The play opens in Salem, Massachusetts, 1692, with the Reverend Samuel Parris praying over the bed of his daughter Betty. Abigail, his niece, enters with news from the Doctor that there is no explanation for Betty's inertia and disturbed state of mind. As their conversation progresses and he questions her, it is revealed that Betty has fallen into this state after her father found her in the woods dancing around a fire with Abigail, Tituba (Parris's slave from the island of Barbados), and other young women from the town. Parris warns Abigail that her reputation is already under suspicion as she has been dismissed from the service of Goody Proctor and has not been hired since. With the arrival of Goody Putnam, it is further revealed that her daughter Ruth is in a similar condition and that she was dancing in an attempt to communicate with her dead sisters.
Parris leaves to lead the recital of a psalm. Abigail reveals to Mercy, the Putnams' servant, that Mercy was seen naked. When Mary Warren, the Proctors' servant arrives, she suggests that they tell the truth and just be whipped for dancing, rather than risk being hanged for witchcraft. Betty wakes and tries to fly out of the window and then accuses Abigail of having drunk blood to make Goody Proctor die. Abigail warns them not to say any more.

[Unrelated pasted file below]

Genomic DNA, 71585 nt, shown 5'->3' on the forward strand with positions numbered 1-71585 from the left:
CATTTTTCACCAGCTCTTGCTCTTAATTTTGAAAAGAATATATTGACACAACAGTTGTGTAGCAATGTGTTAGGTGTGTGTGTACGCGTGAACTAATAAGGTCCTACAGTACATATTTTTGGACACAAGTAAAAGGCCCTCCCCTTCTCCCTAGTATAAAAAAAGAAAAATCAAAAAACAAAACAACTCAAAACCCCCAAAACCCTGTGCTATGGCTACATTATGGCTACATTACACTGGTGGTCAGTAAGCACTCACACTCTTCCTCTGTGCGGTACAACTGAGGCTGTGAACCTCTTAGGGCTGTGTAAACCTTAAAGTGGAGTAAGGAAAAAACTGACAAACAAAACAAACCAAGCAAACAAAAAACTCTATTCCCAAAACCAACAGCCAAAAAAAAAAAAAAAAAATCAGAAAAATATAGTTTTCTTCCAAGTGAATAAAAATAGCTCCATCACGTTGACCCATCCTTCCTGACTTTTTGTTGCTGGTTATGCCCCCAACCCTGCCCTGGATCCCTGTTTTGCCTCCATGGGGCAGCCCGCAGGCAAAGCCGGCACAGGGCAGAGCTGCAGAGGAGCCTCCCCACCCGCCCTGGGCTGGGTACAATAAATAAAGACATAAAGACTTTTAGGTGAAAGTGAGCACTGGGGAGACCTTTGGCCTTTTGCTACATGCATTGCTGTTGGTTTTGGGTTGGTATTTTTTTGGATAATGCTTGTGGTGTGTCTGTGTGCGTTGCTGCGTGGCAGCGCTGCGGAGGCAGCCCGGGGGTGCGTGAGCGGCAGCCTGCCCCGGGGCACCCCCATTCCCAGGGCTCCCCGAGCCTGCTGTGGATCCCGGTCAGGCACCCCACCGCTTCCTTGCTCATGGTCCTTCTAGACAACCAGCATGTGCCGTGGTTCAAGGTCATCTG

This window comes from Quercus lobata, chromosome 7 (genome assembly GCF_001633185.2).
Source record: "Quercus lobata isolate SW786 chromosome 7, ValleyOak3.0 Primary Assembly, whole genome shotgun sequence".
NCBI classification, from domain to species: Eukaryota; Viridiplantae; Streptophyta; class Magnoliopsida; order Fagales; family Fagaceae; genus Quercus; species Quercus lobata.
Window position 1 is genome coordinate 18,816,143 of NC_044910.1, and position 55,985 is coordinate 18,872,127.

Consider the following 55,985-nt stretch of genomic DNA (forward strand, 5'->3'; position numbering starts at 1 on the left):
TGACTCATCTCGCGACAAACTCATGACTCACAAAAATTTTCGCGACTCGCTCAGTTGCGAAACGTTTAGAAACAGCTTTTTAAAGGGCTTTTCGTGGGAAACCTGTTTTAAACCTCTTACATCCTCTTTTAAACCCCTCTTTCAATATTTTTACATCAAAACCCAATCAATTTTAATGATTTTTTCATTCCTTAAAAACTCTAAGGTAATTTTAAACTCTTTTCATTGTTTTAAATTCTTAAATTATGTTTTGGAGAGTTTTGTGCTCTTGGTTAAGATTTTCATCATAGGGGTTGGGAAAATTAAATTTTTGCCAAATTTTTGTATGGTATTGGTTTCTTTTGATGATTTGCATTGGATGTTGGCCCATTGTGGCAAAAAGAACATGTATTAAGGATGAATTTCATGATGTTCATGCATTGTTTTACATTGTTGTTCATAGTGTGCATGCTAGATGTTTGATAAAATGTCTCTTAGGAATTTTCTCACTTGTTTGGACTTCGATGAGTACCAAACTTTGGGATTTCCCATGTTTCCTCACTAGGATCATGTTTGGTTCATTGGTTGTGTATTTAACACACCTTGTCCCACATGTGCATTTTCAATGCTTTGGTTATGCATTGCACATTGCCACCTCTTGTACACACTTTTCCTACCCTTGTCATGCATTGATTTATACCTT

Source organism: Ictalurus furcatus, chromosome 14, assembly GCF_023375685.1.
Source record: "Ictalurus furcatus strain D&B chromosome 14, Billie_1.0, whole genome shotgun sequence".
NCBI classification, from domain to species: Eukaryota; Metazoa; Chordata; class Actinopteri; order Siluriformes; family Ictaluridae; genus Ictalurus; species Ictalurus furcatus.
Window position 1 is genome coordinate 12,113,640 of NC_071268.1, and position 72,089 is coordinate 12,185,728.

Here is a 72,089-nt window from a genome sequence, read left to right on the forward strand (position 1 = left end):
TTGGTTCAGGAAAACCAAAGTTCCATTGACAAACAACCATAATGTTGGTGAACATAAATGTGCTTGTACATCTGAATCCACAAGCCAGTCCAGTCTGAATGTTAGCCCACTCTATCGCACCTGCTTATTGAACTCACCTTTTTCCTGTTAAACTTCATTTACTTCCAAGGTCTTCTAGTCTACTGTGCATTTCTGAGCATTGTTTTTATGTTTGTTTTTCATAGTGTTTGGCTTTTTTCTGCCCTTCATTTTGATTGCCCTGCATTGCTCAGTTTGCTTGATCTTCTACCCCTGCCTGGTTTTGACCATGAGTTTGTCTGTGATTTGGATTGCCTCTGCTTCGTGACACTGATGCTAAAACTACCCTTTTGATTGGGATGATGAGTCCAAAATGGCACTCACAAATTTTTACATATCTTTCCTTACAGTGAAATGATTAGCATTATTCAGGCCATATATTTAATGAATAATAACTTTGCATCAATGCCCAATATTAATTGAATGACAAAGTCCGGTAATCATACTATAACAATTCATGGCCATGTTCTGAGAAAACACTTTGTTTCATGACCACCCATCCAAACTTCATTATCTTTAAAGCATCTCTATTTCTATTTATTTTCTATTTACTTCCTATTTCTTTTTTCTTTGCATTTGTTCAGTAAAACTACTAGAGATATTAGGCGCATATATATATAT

When the farmer John Proctor arrives, Abigail's flirtation with him (which he resists) suggests that she has been sexually involved with him in the past. She tells him that it is all pretense and that Betty is just scared. Meanwhile, a psalm can be heard from below and at the phrase "going up to Jesus," Betty cries out. Parris and the others rush into the room, interpreting Betty's outburst as a sign that witchcraft is at work in the young woman. Rebecca Nurse, a wise old woman, comforts Betty. Parris has sent for Reverend Hale, who has past experience with witchcraft; Hale arrives with his many books. Tituba is questioned, and after a considerable amount of...
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